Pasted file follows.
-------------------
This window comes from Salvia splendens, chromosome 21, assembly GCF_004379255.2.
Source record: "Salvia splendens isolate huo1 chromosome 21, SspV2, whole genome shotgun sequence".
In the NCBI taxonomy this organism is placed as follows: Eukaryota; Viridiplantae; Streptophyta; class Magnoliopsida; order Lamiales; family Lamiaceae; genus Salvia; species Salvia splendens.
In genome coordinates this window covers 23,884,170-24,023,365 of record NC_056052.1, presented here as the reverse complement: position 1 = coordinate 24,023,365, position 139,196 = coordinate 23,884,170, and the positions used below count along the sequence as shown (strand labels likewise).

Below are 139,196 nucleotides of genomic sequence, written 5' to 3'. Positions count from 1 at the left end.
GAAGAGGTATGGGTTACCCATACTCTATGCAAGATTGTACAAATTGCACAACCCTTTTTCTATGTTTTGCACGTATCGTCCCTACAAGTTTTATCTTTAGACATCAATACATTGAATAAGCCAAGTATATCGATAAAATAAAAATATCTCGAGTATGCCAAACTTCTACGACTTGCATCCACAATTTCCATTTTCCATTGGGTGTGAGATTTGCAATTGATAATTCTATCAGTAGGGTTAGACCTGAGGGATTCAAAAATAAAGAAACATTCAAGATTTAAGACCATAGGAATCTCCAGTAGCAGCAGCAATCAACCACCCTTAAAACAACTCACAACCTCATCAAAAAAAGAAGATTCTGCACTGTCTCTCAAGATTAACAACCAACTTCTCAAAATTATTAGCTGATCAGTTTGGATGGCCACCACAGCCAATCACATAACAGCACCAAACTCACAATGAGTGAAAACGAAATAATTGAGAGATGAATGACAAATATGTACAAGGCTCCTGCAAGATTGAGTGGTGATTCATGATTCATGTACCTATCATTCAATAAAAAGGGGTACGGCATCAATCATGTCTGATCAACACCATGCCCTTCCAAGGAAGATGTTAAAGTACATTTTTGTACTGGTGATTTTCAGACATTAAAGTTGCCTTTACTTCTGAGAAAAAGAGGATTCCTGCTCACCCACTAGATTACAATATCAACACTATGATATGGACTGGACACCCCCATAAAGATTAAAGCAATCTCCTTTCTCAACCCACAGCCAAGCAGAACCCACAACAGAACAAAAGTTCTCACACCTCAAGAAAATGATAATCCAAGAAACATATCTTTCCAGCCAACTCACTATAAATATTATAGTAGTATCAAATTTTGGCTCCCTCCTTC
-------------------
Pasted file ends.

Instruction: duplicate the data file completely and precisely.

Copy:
This window comes from Salvia splendens, chromosome 21, assembly GCF_004379255.2.
Source record: "Salvia splendens isolate huo1 chromosome 21, SspV2, whole genome shotgun sequence".
In the NCBI taxonomy this organism is placed as follows: Eukaryota; Viridiplantae; Streptophyta; class Magnoliopsida; order Lamiales; family Lamiaceae; genus Salvia; species Salvia splendens.
In genome coordinates this window covers 23,884,170-24,023,365 of record NC_056052.1, presented here as the reverse complement: position 1 = coordinate 24,023,365, position 139,196 = coordinate 23,884,170, and the positions used below count along the sequence as shown (strand labels likewise).

Below are 139,196 nucleotides of genomic sequence, written 5' to 3'. Positions count from 1 at the left end.
GAAGAGGTATGGGTTACCCATACTCTATGCAAGATTGTACAAATTGCACAACCCTTTTTCTATGTTTTGCACGTATCGTCCCTACAAGTTTTATCTTTAGACATCAATACATTGAATAAGCCAAGTATATCGATAAAATAAAAATATCTCGAGTATGCCAAACTTCTACGACTTGCATCCACAATTTCCATTTTCCATTGGGTGTGAGATTTGCAATTGATAATTCTATCAGTAGGGTTAGACCTGAGGGATTCAAAAATAAAGAAACATTCAAGATTTAAGACCATAGGAATCTCCAGTAGCAGCAGCAATCAACCACCCTTAAAACAACTCACAACCTCATCAAAAAAAGAAGATTCTGCACTGTCTCTCAAGATTAACAACCAACTTCTCAAAATTATTAGCTGATCAGTTTGGATGGCCACCACAGCCAATCACATAACAGCACCAAACTCACAATGAGTGAAAACGAAATAATTGAGAGATGAATGACAAATATGTACAAGGCTCCTGCAAGATTGAGTGGTGATTCATGATTCATGTACCTATCATTCAATAAAAAGGGGTACGGCATCAATCATGTCTGATCAACACCATGCCCTTCCAAGGAAGATGTTAAAGTACATTTTTGTACTGGTGATTTTCAGACATTAAAGTTGCCTTTACTTCTGAGAAAAAGAGGATTCCTGCTCACCCACTAGATTACAATATCAACACTATGATATGGACTGGACACCCCCATAAAGATTAAAGCAATCTCCTTTCTCAACCCACAGCCAAGCAGAACCCACAACAGAACAAAAGTTCTCACACCTCAAGAAAATGATAATCCAAGAAACATATCTTTCCAGCCAACTCACTATAAATATTATAGTAGTATCAAATTTTGGCTCCCTCCTTC